[Reply]

Tony le     at 7:49 pm

Oh and I forgot, I’m really looking forward to saving money on the grocery bills too. A definite bonus as a student.

[Reply]

Kathleen     at 12:12 pm

Hi!

I love your site, I just found it a few days ago while I was looking for vegan/vegetarian recipes.

I think you would be interested in reading The China Study by T. Colin Campbell. It describes some very in depth research about the nutritional benefits of eating a plant based diet.

There are sooooo many reasons to eat like this. Nutritional, ecological, ethical, and it’s cheaper! I’m a undergrad student right now (minoring in Nutrition) and I’m hoping to go to grad school for Nutrition or Public Health. Oh, and my first half marathon was the Flying Pig!

Will definitely keep following,

Kathleen

[Reply]

Emily Malone Reply:

I actually read The China Study this summer, which prompted me to cut dairy out of my diet. A great read!

[Reply]

Sherry (BTLover2)     at 5:07 pm

What a great website! I’m so looking forward to reading more of it and trying some of your recipes. I went vegetarian nearly a month ago and I love it. I feel fabulous! As a kid I wouldn’t dream of eating “green” veggies (pass the corn or potatoes, please), but now I can’t get enough broccoli, kale, beans, etc. A whole new world has opened up for me and I would recommend it (though not push it) to anyone. I’m now following you on Twitter too! Off to read more posts… so fun!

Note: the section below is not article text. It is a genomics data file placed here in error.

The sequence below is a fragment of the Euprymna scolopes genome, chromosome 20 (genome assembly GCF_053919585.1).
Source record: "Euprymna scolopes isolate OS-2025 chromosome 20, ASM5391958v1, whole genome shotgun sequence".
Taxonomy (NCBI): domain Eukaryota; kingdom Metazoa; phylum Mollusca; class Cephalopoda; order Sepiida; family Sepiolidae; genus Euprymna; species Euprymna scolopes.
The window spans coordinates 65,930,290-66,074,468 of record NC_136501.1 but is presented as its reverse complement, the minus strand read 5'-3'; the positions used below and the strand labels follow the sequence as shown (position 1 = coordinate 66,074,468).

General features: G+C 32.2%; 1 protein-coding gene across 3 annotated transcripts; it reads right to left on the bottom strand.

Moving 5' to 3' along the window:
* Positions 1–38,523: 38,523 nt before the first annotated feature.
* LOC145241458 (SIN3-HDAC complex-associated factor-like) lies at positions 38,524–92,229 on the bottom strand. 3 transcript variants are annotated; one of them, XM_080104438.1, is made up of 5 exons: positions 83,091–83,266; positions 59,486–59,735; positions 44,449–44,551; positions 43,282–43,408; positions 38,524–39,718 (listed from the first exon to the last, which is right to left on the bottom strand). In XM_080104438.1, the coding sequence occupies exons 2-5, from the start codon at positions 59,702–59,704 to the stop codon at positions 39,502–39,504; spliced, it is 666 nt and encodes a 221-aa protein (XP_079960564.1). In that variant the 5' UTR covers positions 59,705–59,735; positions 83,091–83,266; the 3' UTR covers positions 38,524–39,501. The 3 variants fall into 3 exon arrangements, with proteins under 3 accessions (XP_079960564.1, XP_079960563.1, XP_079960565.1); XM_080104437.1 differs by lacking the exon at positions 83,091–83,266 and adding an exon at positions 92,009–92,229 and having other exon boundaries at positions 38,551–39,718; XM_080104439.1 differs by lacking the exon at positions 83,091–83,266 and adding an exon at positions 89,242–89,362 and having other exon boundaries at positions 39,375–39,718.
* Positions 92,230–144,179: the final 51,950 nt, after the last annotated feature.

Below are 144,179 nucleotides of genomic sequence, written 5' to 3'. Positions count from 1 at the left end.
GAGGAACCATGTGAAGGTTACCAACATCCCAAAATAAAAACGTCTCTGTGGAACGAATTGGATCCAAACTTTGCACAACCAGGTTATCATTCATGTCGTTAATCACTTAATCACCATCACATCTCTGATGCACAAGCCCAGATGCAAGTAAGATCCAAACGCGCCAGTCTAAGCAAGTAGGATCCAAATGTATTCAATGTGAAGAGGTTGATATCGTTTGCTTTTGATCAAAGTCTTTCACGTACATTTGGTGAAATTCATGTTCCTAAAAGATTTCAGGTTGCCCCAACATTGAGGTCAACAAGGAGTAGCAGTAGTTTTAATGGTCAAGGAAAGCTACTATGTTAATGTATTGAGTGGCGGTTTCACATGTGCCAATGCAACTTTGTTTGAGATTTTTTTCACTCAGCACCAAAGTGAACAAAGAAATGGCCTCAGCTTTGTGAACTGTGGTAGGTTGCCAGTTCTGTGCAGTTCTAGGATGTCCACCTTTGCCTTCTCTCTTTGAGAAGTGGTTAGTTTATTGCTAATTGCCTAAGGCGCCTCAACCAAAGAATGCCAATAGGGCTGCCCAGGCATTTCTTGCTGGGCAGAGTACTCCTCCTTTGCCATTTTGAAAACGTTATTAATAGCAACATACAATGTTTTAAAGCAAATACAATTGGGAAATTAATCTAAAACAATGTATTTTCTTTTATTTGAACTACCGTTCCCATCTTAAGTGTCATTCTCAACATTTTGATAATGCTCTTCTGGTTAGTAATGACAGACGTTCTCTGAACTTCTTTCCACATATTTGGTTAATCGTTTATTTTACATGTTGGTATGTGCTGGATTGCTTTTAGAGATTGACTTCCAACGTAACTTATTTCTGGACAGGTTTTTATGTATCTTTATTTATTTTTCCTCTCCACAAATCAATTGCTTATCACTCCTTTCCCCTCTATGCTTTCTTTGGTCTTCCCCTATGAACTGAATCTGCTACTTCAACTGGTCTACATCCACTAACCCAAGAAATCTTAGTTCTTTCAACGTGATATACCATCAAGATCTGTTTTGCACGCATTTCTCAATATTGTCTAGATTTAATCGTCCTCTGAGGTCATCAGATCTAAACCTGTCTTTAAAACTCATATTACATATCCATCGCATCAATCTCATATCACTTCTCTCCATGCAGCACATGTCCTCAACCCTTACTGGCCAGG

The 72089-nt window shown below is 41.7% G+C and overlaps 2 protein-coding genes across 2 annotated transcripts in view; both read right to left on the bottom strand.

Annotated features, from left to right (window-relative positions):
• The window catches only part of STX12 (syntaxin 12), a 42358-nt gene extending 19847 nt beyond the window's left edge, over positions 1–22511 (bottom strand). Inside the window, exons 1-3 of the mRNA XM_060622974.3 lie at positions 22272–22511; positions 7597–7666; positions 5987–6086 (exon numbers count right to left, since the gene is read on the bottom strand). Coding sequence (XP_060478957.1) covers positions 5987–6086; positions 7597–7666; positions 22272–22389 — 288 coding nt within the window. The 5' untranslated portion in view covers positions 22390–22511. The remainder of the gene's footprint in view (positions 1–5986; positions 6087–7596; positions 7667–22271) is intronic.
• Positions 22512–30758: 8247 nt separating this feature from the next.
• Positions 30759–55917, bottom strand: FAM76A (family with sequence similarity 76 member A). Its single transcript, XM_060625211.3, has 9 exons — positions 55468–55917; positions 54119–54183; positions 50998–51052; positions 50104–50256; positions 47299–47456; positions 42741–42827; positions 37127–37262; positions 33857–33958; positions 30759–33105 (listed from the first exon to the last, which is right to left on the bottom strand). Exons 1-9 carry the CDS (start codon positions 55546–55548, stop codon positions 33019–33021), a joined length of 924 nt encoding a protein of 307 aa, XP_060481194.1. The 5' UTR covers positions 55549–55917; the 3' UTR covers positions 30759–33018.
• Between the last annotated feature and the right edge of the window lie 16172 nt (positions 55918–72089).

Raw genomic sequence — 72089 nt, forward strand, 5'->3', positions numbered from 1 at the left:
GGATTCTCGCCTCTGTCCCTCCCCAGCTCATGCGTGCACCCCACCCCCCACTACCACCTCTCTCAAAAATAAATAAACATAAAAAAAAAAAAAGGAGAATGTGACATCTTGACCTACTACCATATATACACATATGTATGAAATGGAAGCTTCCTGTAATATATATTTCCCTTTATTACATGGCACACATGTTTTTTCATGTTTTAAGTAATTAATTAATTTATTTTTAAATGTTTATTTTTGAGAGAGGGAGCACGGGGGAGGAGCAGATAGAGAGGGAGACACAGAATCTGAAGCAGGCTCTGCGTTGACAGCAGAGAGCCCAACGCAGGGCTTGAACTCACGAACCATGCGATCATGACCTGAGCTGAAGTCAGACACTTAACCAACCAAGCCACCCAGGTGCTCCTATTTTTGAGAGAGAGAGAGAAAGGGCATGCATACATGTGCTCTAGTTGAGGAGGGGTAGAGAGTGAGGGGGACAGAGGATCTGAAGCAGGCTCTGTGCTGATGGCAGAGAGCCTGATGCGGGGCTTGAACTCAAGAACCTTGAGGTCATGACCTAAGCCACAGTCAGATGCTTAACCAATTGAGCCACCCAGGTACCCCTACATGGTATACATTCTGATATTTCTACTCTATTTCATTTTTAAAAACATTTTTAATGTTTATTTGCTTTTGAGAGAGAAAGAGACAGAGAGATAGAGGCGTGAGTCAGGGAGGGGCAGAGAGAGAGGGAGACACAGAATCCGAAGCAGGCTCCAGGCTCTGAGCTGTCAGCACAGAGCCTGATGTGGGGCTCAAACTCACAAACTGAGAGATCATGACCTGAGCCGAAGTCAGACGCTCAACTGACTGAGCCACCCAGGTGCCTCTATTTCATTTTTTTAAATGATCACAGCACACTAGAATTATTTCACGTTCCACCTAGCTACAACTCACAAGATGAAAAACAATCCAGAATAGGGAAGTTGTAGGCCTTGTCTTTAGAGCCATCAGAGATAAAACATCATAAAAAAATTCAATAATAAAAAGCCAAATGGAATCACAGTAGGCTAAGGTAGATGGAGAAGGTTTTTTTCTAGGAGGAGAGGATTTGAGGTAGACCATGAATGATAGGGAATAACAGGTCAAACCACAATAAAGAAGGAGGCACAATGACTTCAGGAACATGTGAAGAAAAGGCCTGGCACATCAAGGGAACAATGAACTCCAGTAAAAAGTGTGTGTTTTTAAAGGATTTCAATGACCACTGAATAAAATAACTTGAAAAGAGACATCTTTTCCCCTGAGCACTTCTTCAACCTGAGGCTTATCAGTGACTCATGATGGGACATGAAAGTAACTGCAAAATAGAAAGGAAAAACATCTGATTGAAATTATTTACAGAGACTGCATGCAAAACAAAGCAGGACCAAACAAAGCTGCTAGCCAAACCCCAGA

[Reply]

Emily Malone Reply:

So glad you found the blog! Welcome! :)

[Reply]

Diane @ Life of Di.     at 10:26 am

Our stories are somewhat similar. I started cutting back on my meat consumption around my wedding last October. It went from 4x/week to 1x/week and now I rarely ever eat it. I guess I can’t technically call myself a ‘vegetarian’ because it’s not that I’ll never eat meat again (and I do still consume eggs and fish on occasion) but I’d say my diet is vegetarian for the most part. Anyways, I started cutting meat out for $ reasons and, like you, didn’t seem to miss it. Funny how it all works out. Now it’s nice because Marty and I spend the $ we would’ve spent on meat on produce instead. Much more worth it!

[Reply]

Cynthia Fernandez     at 11:18 pm

Hello from Madrid (Spain),

I have been reading your posts and I must say you are very inspiring!

Conerning vegeterianism, I have always wanted to give it a try but I know myself and if I don’t do it properly from the beginning I might get “bored” or “unsatisfied” with the idea and leave it.

Vegetarianism doesn’t consist in taking out the meat and eat only the vegetables on the side. As you clearly explained you need to know a bit of nutrition in order to get all the proteins coming from the meat. I would love to read something for beginners in order to establish from the first moment complete menus. Could you help me and recommend some reading about that?

Thank you very much in advance and congratulations for the blog!!

[Reply]

Ella     at 7:36 am

This is a great article, and it motivates me to see that there is other people who are also became vegetarians and still go through it. I have been a vegetarian for the past ten months, and for about 3 of those I was vegan, but before that i was a vegetarian for about seven months but then stopped. . I honestly love being a vegetarian, I love the food and the feeling of harmony between my mind, body and soul. I have never liked fish, like ever so its easy to ignore that, unfortunately my family believes that every meal has to include meat :( This breaks my heart, but I am able to get past it and continue on my path.

[Reply]